How to Deliver a Better FemTech Experience: UX Considerations
The FemTech revolution has not only revolutionised women’s healthcare but has also shed light on the importance of a user-centric approach to cater to its diverse user base. Despite this, there is relatively little information available on best practices for how to evaluate or design for enhanced FemTech user experience.
In this one-hour webinar, Shada Azodi and Martin Porcheron, from Bold Insight—a User Experience and Human Factors research agency with offices in London and Chicago—will discuss key UX research principles and strategies that can be employed to optimise FemTech products, ensuring improved usability, accessibility, and overall satisfaction for users. They’ll use examples stemming from first-hand experience and industry guidelines to solidify best practices, empowering the FemTech sector to proactively respond to unmet needs, foster positive user experiences, and stay ahead of the curve.
Research Director · Bold Insight
Shada is passionate about medical technology and has end-to-end experience in developing digital solutions and solving complex problems in acute/sub-acute care settings. She has been involved in every aspect of development from ideation to UX/UI design/testing, regulatory submissions, and pre/post commercialisation phase. Shada enjoys interacting with people to better understand how the devices they interact with impact their lives, and how to optimise these tools to create better experiences.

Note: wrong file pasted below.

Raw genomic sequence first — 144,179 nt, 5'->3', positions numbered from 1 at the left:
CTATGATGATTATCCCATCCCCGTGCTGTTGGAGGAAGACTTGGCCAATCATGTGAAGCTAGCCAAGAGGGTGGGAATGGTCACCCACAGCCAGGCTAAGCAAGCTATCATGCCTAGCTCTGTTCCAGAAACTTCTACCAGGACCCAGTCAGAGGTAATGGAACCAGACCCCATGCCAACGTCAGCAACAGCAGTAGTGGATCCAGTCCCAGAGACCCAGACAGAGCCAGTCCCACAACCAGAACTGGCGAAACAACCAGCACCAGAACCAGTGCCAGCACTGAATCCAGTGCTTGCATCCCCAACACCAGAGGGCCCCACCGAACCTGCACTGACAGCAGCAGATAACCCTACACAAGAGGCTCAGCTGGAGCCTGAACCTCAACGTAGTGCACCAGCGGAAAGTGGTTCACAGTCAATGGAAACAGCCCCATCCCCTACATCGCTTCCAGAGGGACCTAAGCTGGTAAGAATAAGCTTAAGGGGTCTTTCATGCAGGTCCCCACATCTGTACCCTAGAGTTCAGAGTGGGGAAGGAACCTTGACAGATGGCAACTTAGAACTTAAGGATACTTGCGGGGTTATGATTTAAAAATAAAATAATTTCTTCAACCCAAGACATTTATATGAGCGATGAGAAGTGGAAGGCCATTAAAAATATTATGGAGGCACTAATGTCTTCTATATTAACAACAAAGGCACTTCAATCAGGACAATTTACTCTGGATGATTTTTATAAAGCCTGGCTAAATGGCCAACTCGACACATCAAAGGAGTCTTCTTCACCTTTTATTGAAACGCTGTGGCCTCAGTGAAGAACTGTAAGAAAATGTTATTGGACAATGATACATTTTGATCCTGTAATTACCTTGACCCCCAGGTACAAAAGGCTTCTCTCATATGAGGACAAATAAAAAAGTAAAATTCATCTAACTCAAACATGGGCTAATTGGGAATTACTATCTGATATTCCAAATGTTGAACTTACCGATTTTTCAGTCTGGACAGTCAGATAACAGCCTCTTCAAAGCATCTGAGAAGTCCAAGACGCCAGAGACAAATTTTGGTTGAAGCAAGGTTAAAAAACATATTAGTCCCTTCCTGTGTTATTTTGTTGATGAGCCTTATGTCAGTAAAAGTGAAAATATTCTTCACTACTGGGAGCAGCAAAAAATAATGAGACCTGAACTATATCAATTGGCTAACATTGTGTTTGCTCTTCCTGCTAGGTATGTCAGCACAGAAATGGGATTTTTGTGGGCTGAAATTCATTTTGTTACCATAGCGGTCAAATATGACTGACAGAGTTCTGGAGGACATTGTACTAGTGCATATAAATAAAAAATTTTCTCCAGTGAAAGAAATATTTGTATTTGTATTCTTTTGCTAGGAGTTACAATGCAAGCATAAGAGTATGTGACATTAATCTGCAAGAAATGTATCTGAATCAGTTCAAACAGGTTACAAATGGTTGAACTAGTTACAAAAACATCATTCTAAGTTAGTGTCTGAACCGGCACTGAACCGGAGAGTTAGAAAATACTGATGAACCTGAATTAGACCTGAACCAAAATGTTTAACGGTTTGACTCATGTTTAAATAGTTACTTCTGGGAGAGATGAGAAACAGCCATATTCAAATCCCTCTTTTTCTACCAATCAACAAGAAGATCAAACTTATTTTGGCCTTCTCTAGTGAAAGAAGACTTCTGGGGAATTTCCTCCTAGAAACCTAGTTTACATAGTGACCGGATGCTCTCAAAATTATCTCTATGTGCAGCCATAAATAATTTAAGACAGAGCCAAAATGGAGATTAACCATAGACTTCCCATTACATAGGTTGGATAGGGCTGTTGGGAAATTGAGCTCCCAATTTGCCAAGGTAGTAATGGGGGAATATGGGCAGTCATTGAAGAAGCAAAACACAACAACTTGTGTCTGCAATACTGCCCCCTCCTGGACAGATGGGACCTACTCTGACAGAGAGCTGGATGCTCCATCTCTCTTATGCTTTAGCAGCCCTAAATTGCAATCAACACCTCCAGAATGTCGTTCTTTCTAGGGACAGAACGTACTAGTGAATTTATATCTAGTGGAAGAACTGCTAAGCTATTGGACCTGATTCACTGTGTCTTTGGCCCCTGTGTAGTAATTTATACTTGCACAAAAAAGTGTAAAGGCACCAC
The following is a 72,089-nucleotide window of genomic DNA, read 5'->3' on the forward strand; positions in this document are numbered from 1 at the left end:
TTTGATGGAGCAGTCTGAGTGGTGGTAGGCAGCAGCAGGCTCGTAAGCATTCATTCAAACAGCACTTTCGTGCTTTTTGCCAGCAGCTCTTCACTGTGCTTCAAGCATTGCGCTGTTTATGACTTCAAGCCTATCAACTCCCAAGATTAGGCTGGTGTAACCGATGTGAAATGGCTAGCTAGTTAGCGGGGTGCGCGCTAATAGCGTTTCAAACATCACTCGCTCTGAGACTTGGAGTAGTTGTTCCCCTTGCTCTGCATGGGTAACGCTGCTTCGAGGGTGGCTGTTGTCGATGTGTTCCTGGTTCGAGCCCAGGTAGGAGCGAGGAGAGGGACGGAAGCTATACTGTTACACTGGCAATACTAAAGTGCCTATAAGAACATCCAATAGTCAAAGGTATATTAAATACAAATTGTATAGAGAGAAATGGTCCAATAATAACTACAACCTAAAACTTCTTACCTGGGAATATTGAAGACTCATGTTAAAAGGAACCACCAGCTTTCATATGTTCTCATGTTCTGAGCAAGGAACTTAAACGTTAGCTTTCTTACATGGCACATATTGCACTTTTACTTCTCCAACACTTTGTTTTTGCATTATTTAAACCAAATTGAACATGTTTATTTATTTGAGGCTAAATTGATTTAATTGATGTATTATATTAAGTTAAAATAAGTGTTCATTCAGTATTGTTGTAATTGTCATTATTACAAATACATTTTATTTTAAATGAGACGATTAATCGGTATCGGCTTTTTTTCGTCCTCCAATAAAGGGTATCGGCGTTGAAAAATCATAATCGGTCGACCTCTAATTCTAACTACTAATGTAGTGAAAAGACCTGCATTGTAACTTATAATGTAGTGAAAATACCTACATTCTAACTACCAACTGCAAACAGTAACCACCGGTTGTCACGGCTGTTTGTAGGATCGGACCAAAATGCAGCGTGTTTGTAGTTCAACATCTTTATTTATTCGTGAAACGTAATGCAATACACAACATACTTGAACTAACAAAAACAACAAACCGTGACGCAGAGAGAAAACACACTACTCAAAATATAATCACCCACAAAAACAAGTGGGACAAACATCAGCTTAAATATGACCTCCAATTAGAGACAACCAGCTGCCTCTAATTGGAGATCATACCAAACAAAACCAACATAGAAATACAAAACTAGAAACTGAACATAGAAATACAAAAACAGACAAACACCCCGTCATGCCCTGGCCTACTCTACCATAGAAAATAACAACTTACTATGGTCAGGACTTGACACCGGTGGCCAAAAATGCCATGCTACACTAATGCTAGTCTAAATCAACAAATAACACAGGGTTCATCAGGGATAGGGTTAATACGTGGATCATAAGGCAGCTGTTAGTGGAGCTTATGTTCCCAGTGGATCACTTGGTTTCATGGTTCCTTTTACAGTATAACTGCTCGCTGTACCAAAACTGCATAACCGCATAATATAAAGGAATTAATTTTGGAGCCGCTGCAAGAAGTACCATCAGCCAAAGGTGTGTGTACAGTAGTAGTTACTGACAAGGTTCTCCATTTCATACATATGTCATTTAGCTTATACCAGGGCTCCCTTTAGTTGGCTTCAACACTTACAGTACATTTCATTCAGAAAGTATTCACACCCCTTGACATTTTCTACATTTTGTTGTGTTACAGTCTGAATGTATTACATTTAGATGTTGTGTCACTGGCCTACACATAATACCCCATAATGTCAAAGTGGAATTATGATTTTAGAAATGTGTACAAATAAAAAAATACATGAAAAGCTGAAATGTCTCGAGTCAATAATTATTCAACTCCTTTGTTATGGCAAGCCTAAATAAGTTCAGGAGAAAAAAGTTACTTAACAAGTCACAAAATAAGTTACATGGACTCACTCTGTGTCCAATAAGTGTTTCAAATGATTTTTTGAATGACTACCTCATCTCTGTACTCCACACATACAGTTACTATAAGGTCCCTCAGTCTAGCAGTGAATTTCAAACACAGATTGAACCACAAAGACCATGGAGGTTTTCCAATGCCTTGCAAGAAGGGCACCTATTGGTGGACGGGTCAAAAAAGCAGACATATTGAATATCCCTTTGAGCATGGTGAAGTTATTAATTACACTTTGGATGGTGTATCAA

In addition, Shada has a strong clinical background in women’s health (OB/GYN) ultrasound and has firsthand experience of its unique challenges and requirements. She supports FemTech companies in improving the usability and accessibility of their products, leveraging her expertise in both clinical practice and the industry.
Senior UX Researcher · Bold Insight
Martin has ten years of experience conducting user research with portable and novel technologies across multiple settings, including homes, health and public settings. He has completed projects on how to improve the experience of using voice-based technologies for people with low-language proficiency in the past few years and has recently been working on the integration and evaluation of new Machine Learning technologies in various parts of the UK health service. Martin holds a PhD in multidisciplinary Computer Science from the University of Nottingham, where he remains a Visiting Researcher. His PhD focused on how people talk and bring their technology use into their everyday conversations with others.